Movie Review: The Bling Ring
If you’ve seen the previews or seen a cast list, you may be expecting a movie mostly centered on ‘Nicki,’ the movie pseudonym given for Alexis Neiers. Alexis is the most notorious member of the real-life theft ring which stole from celebrities, having had articles, reality shows, and news interviews galore. You may also be expecting a movie indulging in excess and gaudiness, perhaps with a shooting and editing style to match – hyper-saturated colors, quick cuts.
While a few of the interludes do indulge in flashy cuts and bright colors, most of the film is a slow, passive character study. In one sequence, the camera is up a hill and across the street from a burglary happening in a house with mostly glass walls. It slowly inches in as Marc and Rebecca run through the house, but though we can see their frantic grasping, we never hear anything more than the door clicking shut as they leave. And while Alexis is the key to understanding how it all happened, Rebecca and Marc are the central characters, so opposite and both lost in different ways.
Coppola doesn’t so much as tell a story as present events and examine the psyches behind them, but the devil is in the details. Of course Rebecca would call Paris Hilton’s dog by name, and of course Marc’s dad would wear a full Adidas tracksuit. Nicki’s tattoos are never flaunted but always obvious in the lower third of the frame. Megan Fox’s bedside table has a script laying on it. Rebecca ‘unfriends’ Marc right after telling the cops she was warned by her ‘friend Marc;’ the only time she uses the word.
The film isn’t entirely without sympathy. Thieving from celebrities gets the kids arrested as harshly as it probably would for a hit-and-run, and Marc is shown in the company of orange-clad men far older and likely more violent than he. When Nicki is arrested, we’ve seen her as a selfish, vapid clothesmonger, but we realize she’s also a young girl who has had no real guidance. That she doesn’t understand consequences apply to her is an irreparable parental sin, not an innate character flaw. After Marc, Nicki’s youngest sister Emily shows the most promise as a sympathetic human being, but we imagine Nicki may have been like that as a child. We also realize it won’t last long.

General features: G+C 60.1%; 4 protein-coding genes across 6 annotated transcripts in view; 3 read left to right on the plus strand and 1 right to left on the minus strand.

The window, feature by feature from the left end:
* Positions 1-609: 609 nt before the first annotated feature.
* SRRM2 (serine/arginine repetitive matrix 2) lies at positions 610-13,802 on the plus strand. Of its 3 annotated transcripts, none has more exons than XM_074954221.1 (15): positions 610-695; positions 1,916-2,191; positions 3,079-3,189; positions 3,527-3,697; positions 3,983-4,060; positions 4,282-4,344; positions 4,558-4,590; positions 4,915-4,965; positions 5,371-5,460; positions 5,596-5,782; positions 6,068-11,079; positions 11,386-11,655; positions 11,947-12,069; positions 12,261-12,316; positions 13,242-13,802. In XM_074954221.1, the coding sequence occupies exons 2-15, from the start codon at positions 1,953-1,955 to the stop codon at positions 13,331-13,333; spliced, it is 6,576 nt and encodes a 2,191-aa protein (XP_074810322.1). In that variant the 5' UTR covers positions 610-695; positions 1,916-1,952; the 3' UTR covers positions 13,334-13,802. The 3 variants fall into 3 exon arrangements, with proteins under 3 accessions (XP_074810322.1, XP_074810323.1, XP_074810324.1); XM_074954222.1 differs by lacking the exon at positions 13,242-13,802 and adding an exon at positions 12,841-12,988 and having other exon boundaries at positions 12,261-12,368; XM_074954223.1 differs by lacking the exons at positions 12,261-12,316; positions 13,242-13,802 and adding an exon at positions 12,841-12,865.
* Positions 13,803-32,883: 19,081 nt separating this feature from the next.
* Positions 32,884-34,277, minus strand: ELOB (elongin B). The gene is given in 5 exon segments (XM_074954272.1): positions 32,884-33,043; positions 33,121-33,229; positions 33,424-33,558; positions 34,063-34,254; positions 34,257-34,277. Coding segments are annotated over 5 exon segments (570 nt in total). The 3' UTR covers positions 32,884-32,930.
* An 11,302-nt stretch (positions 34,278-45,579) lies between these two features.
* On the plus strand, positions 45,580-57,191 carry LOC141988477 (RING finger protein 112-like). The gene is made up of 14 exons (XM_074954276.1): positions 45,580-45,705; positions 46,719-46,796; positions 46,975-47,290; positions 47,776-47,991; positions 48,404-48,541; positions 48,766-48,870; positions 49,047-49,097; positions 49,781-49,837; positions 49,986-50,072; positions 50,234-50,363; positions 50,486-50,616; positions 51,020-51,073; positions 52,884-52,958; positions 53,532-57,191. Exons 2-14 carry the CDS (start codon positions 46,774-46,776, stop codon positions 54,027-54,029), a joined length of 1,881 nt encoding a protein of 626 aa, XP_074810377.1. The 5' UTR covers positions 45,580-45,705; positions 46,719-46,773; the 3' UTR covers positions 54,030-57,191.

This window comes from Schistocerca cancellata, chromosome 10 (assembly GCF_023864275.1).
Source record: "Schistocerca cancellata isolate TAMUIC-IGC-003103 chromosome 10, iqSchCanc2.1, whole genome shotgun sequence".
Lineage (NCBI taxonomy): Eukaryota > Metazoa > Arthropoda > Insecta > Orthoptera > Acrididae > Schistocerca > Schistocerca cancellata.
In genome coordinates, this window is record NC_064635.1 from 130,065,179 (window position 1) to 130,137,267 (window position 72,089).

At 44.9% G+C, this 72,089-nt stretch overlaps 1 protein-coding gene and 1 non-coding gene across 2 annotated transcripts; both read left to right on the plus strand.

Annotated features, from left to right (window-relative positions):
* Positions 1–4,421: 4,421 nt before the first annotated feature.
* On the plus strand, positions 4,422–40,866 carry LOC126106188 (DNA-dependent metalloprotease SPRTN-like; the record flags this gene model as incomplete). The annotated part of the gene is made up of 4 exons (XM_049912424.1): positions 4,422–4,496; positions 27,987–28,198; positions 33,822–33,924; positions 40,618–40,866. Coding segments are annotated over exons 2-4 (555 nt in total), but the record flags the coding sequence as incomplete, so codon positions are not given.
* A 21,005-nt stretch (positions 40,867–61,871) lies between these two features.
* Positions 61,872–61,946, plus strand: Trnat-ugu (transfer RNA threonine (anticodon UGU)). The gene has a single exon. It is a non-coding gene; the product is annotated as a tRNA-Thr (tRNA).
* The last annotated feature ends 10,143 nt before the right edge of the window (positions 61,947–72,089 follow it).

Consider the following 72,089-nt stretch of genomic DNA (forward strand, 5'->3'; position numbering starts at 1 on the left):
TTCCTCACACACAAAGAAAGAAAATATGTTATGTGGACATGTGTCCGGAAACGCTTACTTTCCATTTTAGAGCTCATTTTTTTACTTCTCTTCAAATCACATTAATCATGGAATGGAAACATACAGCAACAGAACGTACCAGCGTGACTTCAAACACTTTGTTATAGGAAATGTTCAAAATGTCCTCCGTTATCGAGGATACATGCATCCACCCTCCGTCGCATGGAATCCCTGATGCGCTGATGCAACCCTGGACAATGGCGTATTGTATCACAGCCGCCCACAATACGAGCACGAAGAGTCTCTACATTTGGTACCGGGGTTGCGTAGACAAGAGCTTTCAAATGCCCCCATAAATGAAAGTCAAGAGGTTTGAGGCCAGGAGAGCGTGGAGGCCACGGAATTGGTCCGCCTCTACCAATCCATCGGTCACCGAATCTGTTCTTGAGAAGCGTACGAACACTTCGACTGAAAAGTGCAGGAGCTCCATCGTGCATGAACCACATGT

Amidst shots of obscene amounts of jewelry and kids doing drugs which leave one mostly numb-to-mildly-curious, there’s one scene which jolted me out of complacency, involving a gun found under a celebrity’s bed. Whether it goes off or not I’ll let you discover, but the blasé attitude with which it’s waved around is far more shocking than the lines of coke Marc does.
What sells all this is the acting, which is solid across the board. Watson, though, is the standout, not only playing believably against type, but acting without reservations. Though Rebecca may be the most cruel and conniving, and Marc may be the most self-aware, Nicki is both the most depraved and the least conscious of her depravity, and that’s a fine line to walk.
The cinematography by Savides and Blauvelt is open and washed out where it should be, and dark in the right places. The few times shallow depth of field or rack focus appear, they’re intentional and well used. The slo-mo is overused, but still generally effective. The sound mixing is also brilliant, with the music echoing in the audience’s ears when the characters’ hearts are beating either in fear or excitement. Note the way you can often hear Marc breathing heavily offscreen during the thefts, as good a reminder of his constant nerves as his urging everyone to ‘hurry up.’ (It’s hard to tell in a theater, but I believe they also pan the audio to whichever side of the scene he’s on, even though you can’t see him.) When the reporter is talking to Marc or Nicki, her pen scratches only occasionally. And when Chloe is eating breakfast and texting, the distant sirens, dad’s newspaper rustling, and dogs becoming agitated all slowly get louder as she gets uncomfortable, though she’s not sure why.
The film’s key scene is perhaps not the theft, or any of the character interviews, but the Vanity Fair reporter talking to Nicki and her mother. Both are desperately trying to upstage each other, and both ignore the lawyer’s warnings because “What I have to say is important.” In fact, what they’re saying isn’t so important as the fact they’re saying something to a Vanity Fair reporter. Stealing, lying, drugging one’s children, teaching school lessons on avarice: these actions can’t be bad, because they’ve attracted celebrity into their lives. This is what they’ve been working for their whole lives.
In the end, you realize there’s not a lot of character to be studied, but the film makes its points, and makes them in fine fashion.